Online notes platform Evernote has landed $50 million in new funding led by Sequoia Capital. That is a significant round for a notetaking and media storage application, yet the most interesting news is not how much the company raised, but what Evernote CEO Phil Libin is saying about the funding.

Libin posted a candid frequently asked questions on Evernote’s blog about the funding. In it he admits that Evernote did not need to raise any money and that it has hardly touched the money it had already raised ($43.5 million to date with a $20 million round last fall). Libin makes the bold proclamation that Evernote wants to be a 100-year company. Will the Internet be around in 100 years?

The only real technology company that has been around for 100 years is IBM. That is, if you do not count car manufacturers like Ford or utilities companies like General Electric. In its modern format, the Internet has been around for about 20 years and widely used for about 15. Evernote has been around since 2006 and has only gained popularity (now with 11 million users) in the last year or so.

So, what makes this company think that it can last for 100 years?

In his blog post, Libin quotes Sean Parker (as played by Justin Timberlake) in The Social Network: “”A million dollars isn’t cool, you know what’s cool? A billion dollars.”

“Well, we don’t think a billion dollars is all that cool either. You know what’s really cool? Making a hundred year company,” Libin wrote. “That’s a pretty big deal; not many companies make it anywhere close, but we sort of signed up for the task when we started talking about earning your lifetime trust. You plan on living a long time, right?”

A Lot of Things Can Happen in 100 Years

There are so many things that could happen in 100 years. Global warming could melt the planet. Nuclear war could … well, also melt the planet. Skynet could take over and let the machines rule the world. Do the machines have need of Evernote?

A hot new startup could make online note-taking easier, more powerful and more intuitive than Evernote or a new technology could make the need for digital archives obsolete.

In its short history, Evernote has shown that it can innovate and adapt rapidly to an ever-changing landscape. It recognized mobile as a big opportunity early and now has applications for almost every major platform. It recognized cloud storage and computing early and the necessity of making its service available anywhere and everywhere through the cloud as an essential practice with parallel thinking to what Google wants to do with its applications.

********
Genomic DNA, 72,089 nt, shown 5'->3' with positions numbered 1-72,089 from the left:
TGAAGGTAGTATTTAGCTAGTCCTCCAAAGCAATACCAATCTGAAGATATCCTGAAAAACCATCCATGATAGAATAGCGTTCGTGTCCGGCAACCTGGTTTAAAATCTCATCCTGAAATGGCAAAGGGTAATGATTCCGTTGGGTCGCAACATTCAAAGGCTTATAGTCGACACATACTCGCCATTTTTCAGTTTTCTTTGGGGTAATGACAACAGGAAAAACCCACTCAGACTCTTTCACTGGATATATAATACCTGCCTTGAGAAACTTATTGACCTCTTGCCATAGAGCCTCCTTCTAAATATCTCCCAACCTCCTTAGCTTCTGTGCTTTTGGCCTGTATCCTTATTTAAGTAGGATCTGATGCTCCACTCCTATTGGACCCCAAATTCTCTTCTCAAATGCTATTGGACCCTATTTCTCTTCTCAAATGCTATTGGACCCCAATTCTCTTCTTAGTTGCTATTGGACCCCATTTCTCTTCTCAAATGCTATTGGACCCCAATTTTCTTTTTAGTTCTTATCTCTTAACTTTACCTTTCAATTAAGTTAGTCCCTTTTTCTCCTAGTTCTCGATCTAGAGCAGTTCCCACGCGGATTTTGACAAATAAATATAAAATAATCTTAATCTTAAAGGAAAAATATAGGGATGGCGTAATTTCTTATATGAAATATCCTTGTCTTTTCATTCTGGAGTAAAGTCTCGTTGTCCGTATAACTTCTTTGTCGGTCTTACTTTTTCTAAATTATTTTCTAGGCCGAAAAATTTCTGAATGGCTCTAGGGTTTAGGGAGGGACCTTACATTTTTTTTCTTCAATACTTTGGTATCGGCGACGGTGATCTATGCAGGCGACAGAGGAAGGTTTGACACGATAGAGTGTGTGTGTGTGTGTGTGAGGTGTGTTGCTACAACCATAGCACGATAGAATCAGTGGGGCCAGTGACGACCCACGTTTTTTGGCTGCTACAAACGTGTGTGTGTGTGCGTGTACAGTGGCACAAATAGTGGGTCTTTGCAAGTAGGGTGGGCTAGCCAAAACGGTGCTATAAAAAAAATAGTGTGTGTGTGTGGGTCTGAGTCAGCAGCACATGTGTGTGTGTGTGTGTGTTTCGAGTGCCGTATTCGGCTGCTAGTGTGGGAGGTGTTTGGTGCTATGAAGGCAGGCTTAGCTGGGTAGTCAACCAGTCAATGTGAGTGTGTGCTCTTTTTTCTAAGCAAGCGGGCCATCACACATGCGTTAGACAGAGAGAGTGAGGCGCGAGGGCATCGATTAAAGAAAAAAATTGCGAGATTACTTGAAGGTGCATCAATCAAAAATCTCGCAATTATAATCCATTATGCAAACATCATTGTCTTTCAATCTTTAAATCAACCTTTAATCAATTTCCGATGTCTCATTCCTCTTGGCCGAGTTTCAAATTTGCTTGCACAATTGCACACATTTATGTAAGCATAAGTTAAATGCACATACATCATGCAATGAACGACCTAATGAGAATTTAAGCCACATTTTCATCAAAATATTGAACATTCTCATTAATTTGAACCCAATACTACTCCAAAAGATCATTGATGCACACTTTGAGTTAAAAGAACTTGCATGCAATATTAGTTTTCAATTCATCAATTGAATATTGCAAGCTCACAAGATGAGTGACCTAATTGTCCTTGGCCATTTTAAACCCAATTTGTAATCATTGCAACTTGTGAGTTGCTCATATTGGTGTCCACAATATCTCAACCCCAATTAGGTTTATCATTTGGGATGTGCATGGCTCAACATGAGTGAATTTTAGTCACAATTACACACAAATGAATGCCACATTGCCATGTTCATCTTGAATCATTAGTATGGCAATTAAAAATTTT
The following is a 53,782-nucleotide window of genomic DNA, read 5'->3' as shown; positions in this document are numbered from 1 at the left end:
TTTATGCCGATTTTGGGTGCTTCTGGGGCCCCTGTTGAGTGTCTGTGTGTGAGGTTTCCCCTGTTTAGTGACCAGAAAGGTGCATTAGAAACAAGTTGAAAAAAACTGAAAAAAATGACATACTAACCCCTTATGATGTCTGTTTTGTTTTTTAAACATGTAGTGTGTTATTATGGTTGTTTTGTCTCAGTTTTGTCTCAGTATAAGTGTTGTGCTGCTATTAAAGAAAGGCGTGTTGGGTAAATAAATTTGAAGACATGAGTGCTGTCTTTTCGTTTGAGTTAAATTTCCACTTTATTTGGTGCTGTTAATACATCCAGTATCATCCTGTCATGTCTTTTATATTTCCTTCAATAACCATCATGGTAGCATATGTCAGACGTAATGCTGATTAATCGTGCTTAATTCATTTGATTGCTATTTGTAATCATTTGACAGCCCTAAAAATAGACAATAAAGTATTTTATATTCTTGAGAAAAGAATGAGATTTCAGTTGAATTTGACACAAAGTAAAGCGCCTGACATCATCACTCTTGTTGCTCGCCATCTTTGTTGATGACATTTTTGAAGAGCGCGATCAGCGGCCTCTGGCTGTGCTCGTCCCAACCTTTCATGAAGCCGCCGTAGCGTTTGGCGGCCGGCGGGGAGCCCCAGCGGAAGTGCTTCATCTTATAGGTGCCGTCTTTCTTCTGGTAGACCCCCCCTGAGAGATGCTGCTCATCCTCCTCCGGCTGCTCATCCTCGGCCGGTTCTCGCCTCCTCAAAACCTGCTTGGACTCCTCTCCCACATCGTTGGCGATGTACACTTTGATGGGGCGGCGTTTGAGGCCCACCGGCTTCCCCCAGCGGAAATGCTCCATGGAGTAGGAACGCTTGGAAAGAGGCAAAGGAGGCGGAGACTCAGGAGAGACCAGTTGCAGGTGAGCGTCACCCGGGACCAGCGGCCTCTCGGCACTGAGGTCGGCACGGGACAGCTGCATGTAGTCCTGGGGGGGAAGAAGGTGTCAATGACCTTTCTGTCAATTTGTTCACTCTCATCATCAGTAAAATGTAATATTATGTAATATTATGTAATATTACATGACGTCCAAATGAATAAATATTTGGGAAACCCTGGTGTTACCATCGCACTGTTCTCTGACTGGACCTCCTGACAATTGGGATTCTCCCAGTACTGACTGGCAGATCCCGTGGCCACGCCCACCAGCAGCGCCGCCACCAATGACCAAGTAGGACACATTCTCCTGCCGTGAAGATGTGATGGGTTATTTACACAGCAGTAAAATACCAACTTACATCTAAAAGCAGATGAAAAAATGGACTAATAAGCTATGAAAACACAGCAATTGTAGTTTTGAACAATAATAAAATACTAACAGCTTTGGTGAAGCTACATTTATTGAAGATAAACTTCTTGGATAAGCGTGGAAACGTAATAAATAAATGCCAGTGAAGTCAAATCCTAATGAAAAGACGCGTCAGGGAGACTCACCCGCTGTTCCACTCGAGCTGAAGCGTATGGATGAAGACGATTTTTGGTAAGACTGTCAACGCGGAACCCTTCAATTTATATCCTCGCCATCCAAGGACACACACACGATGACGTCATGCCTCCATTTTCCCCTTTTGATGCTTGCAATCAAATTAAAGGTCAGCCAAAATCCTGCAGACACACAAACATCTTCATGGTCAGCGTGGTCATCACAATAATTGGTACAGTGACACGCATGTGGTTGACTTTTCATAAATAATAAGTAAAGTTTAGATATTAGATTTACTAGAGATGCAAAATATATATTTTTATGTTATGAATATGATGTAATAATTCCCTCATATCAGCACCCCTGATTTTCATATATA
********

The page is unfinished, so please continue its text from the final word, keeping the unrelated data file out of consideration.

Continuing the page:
Unlike a lot of startups these days, Evernote uses its own servers to host and make transactions along its database. That means the company is not beholden to Amazon Web Services or Rackspace or any other data center. That is important, as building its own infrastructure will be key to sustaining longevity. The fact that the company now has a fat war chest and a profitable business model will keep Evernote around in the near-term future, even if the economy reaches Depression-era levels.

Evernote Just Might Have The Chops

Evernote has hired Ken Gullicksen (an Evernote board member and formerly of Capitola Ventures, BilltoMobile and Voltage Security, among others according to his LinkedIn profile) to lead its corporate development and acquisition strategy. Here is what Gullicksen had to say about Evernote in a press release.

“It’s rare to see a company develop so many high quality products, rapidly grow its user base into the millions and become profitable in such a short period of time. This is a testament to Evernote’s leadership and team,” said Gullicksen. “With the right strategic decisions, Evernote is in a position to go from popular app to fundamental technology. I’m thrilled to come onboard and be a part of the company’s next phase.”

So far, Evernote has shown that it is managed well by forward thinking leaders with a cadre of talented developers churning out new features to the platform all the time. The company is already profitable and the new round of funding will be used to compensate long-term investors and employees and then for innovation and acquisition. So far, so good.

But a lot of things can happen in 100 years. Evernote is 1/20th of the way there. Can it continue to grow and innovate uninhibited for another 95 years?